On the internet, one can find quite endless lists of how much food it takes to survive a year for an adult... to that, you add layers of complexity like:
- Are you just 'surviving' and playing board games, or, are you working like a Victorian farmer with tools powered by your aching muscles?
- How many adults and children in your group?
- Do you owe 'food' to the local landlord/government as was common in the past?
- What is the growing season where you are located? You need frost free days, warmth appropriate for each crop type, and rain.
So, to attempt to determine the quantity of seeds to grow this food let's start simple: One adult eating 2,200 calories a day. That is slightly more that just 'surviving', but it is only half of what our Victorian-age peasant/laborer would have eaten. On a long & busy farming day, my exercise watches tells me I burned 4,500 calories. Each bolded item found on typical internet lists will be broken down in how we would cover that particular requirement with the seeds in our basket.
- I live in Michigan where the last frost is the end of May and the killing frost might happen late September. Tropical plants are not going to thrive. I can't consistently grow sweet potatoes.
- This initial estimate is to give a sense of the scale of the calories it takes to live. Cucumber, lettuce, herbs, tomatoes, etc are all nice to have, but they don't establish the baseline to live.
- This is a theoretical exercise, don't get too stressed. If you want to add comments and raise questions, jump back to the blog page that covers this discussion.
- I don't have an endless source of energy, so, year round greenhouse is out of scope. I would use cold frames and hoop houses for getting plants started and a bit of season extension; but again, those plants are the nice to have, not the provide calories to fuel your body.
- I'm going to need some diesel to run my 2-wheel tractor with the rotary plow. Seed bed preparation with the tiller and power harrow are really helpful. A bit for the 4-wheel tractor to use the front end loader would be nice.
- The soil has been worked for a few years. Crops have been rotated, perhaps not as perfectly as the Norfolk four-course system that came out since the medieval times. This is not your grassy, weed-free front yard.
- Those medieval farmers also had to set aside 25% of their harvest to seed the fields the following year due to their less efficient storage and planting methods. Modern production uses up 6% as seed.
- Endless chemicals for fertilizing, weed control and pest control are not available. We don't use them now. It also means picking up a few cubic yards of compost is out of scope. We'll just have to make do with self made...
- Seeds, obviously the least of my worries!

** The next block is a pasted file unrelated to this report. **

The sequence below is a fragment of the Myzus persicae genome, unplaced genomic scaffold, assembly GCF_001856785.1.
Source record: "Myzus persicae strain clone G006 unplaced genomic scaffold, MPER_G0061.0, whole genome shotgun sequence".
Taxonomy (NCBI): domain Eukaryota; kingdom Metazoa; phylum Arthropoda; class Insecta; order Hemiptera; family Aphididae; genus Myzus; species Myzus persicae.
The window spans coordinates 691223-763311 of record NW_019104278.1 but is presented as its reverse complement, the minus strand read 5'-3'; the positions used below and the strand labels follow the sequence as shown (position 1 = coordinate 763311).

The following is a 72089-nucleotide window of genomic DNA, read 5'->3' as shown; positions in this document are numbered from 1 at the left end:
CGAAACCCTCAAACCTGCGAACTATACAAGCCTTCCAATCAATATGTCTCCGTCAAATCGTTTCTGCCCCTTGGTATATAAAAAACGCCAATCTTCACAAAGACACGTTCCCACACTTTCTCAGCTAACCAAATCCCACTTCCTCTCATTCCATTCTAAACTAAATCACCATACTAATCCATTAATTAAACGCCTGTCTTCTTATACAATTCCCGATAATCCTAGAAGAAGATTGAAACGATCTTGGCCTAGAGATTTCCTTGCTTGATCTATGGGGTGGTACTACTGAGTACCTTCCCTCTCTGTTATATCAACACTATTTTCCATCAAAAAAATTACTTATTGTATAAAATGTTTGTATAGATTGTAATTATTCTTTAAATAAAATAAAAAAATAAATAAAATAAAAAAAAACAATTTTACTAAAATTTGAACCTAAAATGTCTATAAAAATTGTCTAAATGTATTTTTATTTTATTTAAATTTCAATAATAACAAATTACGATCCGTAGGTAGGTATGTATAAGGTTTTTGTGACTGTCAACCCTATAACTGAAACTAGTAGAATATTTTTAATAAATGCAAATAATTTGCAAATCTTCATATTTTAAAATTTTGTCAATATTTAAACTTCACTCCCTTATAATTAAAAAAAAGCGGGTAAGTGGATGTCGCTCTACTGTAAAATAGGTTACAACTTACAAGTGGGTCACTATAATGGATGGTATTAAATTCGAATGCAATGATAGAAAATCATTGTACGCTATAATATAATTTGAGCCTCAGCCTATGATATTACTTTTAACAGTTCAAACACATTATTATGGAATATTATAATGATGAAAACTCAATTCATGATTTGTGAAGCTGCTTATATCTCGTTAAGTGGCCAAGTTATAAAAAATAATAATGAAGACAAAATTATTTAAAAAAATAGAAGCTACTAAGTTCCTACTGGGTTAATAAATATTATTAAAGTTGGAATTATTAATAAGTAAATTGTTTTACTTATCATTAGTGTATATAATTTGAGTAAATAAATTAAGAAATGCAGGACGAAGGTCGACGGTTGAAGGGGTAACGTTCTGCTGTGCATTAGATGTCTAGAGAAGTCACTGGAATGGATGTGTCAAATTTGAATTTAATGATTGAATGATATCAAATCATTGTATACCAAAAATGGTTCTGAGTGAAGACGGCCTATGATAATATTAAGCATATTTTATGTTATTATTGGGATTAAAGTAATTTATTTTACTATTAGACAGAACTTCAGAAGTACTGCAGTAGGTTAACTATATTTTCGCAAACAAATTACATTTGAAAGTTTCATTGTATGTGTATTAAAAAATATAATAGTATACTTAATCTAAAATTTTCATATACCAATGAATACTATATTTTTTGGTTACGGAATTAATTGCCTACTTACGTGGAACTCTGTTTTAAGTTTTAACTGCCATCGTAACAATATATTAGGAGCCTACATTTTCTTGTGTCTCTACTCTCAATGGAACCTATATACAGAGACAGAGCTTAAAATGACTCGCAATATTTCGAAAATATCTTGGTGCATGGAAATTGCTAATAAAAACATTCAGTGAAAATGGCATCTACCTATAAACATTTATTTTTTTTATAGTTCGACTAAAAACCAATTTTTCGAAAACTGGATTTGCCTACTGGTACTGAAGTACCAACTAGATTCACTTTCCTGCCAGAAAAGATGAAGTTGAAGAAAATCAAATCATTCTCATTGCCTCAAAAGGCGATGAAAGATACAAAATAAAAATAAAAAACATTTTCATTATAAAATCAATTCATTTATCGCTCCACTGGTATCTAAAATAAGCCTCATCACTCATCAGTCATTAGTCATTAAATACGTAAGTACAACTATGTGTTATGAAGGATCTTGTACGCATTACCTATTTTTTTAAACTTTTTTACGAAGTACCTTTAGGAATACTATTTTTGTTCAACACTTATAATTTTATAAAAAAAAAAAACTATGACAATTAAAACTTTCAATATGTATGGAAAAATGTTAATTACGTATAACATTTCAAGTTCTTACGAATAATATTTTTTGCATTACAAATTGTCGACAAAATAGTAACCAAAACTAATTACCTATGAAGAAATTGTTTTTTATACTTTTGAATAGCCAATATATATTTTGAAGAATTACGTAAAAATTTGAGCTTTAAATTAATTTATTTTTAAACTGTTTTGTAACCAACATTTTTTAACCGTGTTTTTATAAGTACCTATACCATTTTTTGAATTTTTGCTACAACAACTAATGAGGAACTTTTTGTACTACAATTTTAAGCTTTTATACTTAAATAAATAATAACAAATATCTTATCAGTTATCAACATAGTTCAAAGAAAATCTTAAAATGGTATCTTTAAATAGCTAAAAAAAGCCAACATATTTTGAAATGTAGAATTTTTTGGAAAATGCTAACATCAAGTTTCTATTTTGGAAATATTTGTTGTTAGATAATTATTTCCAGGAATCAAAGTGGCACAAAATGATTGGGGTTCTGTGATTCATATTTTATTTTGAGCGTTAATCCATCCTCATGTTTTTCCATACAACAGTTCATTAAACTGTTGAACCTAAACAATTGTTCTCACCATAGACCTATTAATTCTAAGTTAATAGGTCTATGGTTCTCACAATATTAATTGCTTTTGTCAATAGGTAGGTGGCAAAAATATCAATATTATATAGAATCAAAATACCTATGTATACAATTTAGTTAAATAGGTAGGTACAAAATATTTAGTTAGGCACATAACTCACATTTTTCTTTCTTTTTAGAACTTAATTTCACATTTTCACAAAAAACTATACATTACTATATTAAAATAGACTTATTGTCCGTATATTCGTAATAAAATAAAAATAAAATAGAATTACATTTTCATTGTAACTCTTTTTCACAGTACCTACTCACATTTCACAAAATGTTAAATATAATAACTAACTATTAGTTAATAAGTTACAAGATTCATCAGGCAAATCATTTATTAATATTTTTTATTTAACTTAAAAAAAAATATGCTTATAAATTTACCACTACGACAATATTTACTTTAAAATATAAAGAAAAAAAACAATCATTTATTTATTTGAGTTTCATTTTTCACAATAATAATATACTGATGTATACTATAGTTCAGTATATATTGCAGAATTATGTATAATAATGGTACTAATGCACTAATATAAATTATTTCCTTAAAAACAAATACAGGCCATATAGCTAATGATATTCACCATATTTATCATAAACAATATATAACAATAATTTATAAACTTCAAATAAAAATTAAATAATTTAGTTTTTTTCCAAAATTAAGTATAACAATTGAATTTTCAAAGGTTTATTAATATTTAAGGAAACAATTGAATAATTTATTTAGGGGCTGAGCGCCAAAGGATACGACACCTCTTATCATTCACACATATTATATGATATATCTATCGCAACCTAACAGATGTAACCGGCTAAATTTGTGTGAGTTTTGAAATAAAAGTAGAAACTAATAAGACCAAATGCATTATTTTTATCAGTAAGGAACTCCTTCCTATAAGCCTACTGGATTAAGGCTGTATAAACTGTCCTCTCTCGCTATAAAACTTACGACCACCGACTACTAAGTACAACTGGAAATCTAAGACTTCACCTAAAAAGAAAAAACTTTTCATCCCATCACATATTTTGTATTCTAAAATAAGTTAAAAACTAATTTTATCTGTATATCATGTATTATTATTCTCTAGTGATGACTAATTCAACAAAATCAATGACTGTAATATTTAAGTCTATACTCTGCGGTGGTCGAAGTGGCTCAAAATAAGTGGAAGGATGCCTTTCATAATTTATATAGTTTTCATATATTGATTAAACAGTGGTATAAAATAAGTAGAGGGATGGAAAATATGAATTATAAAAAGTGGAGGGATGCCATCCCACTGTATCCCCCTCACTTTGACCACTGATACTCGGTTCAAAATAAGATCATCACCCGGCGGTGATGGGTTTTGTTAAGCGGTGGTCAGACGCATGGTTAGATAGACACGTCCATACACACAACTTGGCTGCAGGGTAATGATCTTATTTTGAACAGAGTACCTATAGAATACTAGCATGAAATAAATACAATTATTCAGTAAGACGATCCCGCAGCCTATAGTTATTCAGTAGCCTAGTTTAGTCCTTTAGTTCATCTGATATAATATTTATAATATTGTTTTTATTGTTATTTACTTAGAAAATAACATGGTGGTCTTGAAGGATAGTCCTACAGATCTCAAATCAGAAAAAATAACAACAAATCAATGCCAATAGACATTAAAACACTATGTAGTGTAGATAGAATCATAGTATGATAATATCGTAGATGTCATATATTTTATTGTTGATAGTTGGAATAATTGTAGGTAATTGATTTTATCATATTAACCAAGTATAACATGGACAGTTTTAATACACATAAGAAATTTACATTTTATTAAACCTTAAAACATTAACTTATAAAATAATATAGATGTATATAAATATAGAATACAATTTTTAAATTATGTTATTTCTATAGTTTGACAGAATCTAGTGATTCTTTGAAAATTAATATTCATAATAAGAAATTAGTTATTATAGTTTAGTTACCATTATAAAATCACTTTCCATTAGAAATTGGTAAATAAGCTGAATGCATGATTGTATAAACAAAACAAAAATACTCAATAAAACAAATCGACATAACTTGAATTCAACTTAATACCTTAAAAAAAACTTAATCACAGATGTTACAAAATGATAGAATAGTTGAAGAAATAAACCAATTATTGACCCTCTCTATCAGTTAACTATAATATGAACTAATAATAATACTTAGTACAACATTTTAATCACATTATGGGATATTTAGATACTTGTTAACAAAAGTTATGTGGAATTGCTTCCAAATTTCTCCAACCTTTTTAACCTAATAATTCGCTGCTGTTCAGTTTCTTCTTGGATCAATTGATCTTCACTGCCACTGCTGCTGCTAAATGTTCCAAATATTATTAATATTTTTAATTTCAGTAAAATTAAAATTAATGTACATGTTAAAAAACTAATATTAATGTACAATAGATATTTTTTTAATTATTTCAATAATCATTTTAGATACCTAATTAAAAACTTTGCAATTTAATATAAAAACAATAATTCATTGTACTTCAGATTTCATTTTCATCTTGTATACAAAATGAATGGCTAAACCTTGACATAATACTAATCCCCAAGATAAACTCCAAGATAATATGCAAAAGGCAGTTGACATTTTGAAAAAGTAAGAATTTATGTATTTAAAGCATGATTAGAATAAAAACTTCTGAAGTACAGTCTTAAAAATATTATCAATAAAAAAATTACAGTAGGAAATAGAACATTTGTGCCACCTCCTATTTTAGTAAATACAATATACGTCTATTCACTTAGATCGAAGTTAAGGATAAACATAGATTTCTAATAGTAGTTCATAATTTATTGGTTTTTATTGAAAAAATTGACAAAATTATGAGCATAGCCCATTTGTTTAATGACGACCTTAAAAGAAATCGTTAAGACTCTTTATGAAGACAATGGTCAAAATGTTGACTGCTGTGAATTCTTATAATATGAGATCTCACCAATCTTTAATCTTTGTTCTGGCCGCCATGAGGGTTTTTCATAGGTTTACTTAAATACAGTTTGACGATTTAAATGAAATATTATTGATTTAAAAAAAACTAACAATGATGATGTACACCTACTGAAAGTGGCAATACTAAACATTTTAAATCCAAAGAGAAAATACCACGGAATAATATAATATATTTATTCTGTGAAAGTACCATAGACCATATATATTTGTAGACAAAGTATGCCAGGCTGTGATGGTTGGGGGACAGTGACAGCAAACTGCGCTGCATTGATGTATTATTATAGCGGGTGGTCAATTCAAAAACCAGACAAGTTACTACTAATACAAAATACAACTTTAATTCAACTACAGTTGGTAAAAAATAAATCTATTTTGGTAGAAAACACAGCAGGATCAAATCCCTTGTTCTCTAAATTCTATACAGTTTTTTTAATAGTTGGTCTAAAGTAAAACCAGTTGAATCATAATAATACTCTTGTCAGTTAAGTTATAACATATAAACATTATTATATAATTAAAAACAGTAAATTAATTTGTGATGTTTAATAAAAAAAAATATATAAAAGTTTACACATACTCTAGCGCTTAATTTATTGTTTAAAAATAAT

I will strive to break the 'requirements' into many different feasible staple crops. Yes, it would be much more efficient to grow a single kind of grain in one very large plot. But, that's putting all your meals in one basket! Like investing, a diversified portfolio reduces your risk of exposure to pests, weather and the unforeseen. Also, multiple varieties of the same crop also reduce risk, and spread out the work. With the cooperation of neighboring farms, specialization (with larger plot sizes of few things) will come with trade and barter.
I will provide snips from my work-in-progress spreadsheet. Once I have finished it, and squashed any bugs, and further vetted the 'estimates', I will post it.
I am starting with storable food items using lists typical of various websites. Once the land required to do this is understood, we can discuss row lengths for fresh eating, but to be honest, most people have more experience with that topic.
- 160 lbs of wheat
- 100 lbs of barley
- 60 lbs of corn
- 40 lbs of rice
- 25 lbs of millet
- 15 lbs of sorghum
- Hard Red Winter (HRW) is for pan breads and would serve as a general purpose flour after some sifting.
- Hard Red Spring (HRS) is for hearth breads, rolls, croissants, bagels and pizza crust.
- Soft Red Winter (SRW) is a useful weak-gluten wheat flour ideal for cookies, crackers, pretzels, pastries and flat breads.
- Soft White (SW) provides a whiter flour for cakes. It is also ideally suited to Middle Eastern flat breads which are a nice way to eat those chickpeas. Ok, I could survive without cake flour.
- Hard White (HW) for Asian noodles and flat breads.
- Durum (D) is the hardest wheat with a rich amber color. The high gluten content makes it ideal for pasta, couscous and Mediterranean breads.
- 30 lbs of Common beans
- 15 lbs of Peas
- 10 lbs of Lima beans
- 5 lbs of Peanuts